Table 2 DFT (U)B3LYP/6-311+G(2d,p) NICS (1) zz values of neutral, radical cation, and dication of 6CPDTV as well as the chemical structure with the numbered rings, followed by the most representative canonical forms for the neutral, radical cation and dication of 6CPDTV (substituents are omitted)
6 −7.983 −7.953 −8.0539
5 −6.184 −6.128 −6.1503
4 −6.141 −5.792 −5.7485
3 −6.093 −5.707 −5.7141
2 −6.058 −5.508 −6.0197
1 −6.043 −5.482 −6.1368
image file: c7sc02756g-u1.tif

Aromatic 2CPDTV with bis(triphenylamine) substitution

Scheme 2 depicts the chemical structure of the aromatic derivative, DA(2CPDTV), disubstituted with triphenylamine groups at the terminal positions of the cyclopentadithiophenes to study the role of the nCPDTV bridge upon charge transfer from the donor amine groups. Compound 9 was prepared in 75% yield by the Horner–Wadsworth–Emmons reaction between 7 and 8.15 Next, the Suzuki–Miyaura cross-coupling reaction between 9 and 10 afforded DA(2CPDTV) in 66% yield (see Section 2 of ESI file for further details).
image file: c7sc02756g-s2.tif
Scheme 2 Synthesis of DA(2CPDTV).

One-electron oxidation of DA(2CPDTV) yields the radical cation, DA(2CPDTV)˙+, which is characterized by the appearance of two very intense bands at the expense of the bands of the neutral at 514 nm (Fig. 5(a)). These two new bands are largely red-shifted to 977 and 1848 nm compared with the radical cations of 2CPDTV˙+ and 3CPDTV˙+ and very close to those of 4CPDTV˙+ indicating the role of the triphenylamines in extending π-conjugation.

image file: c7sc02756g-f5.tif
Fig. 5 Top: UV-Vis-NIR absorption spectra of: (a) DA(2CPDTV) electrochemically oxidized species; and (b) Q(2CPDTV) electrochemically reduced species. Bottom: UV-Vis-NIR absorption spectra of: (c) neutral and radical cation of DA(2CPDTV) and (d) neutral and radical anion of Q(2CPDTV) together with their oscillator strengths computed at the TD(U)DFT levels. Color codes are neutral in black, radical cation in red, dication in blue, radical anion in green and dianion in purple.

The lowest-energy lying band at 1848 nm is predicted by TDDFT/(U)B3LP/6-31G* in DA(2CPDTV)˙+ at 1879 nm emerging from a HOMO → SOMO excitation where the HOMO is mainly placed at the terminal phenyl amino rings, whereas the SOMO shifts the electron density mostly on the center of the dithiophene-vinylene core. The large red-shift on 2CPDTV˙+DA(2CPDTV)˙+ is caused by the charge resonance of the positive charge of the radical cation between the two nitrogens of the triphenyl amines through the 2CPDTV bridge during the photoinduced absorption. However, in 2CPDTV˙+ the charge and its corresponding excitations are placed in the center of the molecule. This band is the so-called intramolecular charge transfer band or ICT band. From its spectrum, one can infer about the type of mixed valence system involved, either class II or class III. For class III, the band might show a vibronic component and a cut-off on the low-energy side, while class II systems exhibit Gaussian-shape bands without fine structure.16,17 From this point of view, DA(2CPDTV)˙+ could be described as a class II mixed valence compound where the positive charge in the ground electronic state is mainly residing in one nitrogen partially stabilized towards the bridge.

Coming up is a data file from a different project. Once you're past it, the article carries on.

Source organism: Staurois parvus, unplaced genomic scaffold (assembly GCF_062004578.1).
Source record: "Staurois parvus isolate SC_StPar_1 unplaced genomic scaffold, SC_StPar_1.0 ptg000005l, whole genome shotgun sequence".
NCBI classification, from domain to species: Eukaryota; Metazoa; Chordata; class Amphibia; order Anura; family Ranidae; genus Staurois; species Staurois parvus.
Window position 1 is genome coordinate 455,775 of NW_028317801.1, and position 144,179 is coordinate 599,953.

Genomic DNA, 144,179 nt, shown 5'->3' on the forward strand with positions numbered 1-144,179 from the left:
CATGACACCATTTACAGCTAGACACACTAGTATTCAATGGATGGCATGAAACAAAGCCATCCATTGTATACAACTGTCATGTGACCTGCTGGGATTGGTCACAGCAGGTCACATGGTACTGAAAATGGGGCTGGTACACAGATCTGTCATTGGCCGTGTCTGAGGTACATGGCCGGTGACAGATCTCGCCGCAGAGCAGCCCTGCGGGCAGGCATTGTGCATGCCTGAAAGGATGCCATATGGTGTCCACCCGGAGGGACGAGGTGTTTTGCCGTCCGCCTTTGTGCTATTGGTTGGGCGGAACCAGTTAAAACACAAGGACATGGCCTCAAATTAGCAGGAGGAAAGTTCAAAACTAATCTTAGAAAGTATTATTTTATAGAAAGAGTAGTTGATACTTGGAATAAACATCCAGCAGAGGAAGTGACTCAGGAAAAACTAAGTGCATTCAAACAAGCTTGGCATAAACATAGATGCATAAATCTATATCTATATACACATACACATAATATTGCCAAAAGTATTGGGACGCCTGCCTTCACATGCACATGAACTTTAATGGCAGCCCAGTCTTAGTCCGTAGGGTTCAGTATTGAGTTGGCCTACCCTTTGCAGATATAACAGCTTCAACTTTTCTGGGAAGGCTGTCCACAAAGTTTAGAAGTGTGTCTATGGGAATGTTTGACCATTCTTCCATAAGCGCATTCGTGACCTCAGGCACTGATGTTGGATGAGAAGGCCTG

Post-oxidation of DA(2CPDTV)˙+ yields the dication species, DA(2CPDTV)2+, whose electronic absorption spectrum in Fig. 5(a) is featured by a strong band at 1254 nm which is particularly broad and is accompanied by a new band at 704 nm. These two spectral properties highlight the resemblance of this spectrum with that of 6CPDTV2+, due to an open-shell polaron-pair dication. In this case, the great resonance stabilization of one charge in each nitrogen atom, together with the aromatization of the central dithiophenes, might justify the formation of this diradical species in this rather small compound18–20 (see Scheme 3).

image file: c7sc02756g-s3.tif
Scheme 3 Charged species involved in the oxidation and reduction processes of DA(2CPDTV) and Q(2CPDTV). DA: dianion, N: neutral, RA: radical anion, RC: radical cation, DC: dication.

Quinoidal 2CPDTV with bis(dicyanoquinodimethane) substitution

Scheme 4 depicts the chemical structure of the quinoidal derivative of nCPDTV, Q(2CPDTV), together with its synthesis (see Section 2 of ESI file for further details). Introduction of the dicyanomethylene moiety to 2CPDTVBr and conversion to its quinoidal form Q(2CPDTV) was accomplished using the well-established procedure: (i) Pd-catalyzed Takahashi coupling21 of the malononitrile anion with the aromatic halide; (ii) further deprotonation with NaH to afford a dianion intermediate; and (iii) oxidation of the dianion for conversion of the aromatic oligomer to the quinoidal form. For the final step, air oxidation was employed which led to the formation of Q(2CPDTV) in good yield.
image file: c7sc02756g-s4.tif
Scheme 4 Synthesis of Q(2CPDTV).

Oligomers of this type are of interest as tetracyanoquinodimethanes oligothiophenes are being extensively exploited in the field of organic conjugated molecules.22–25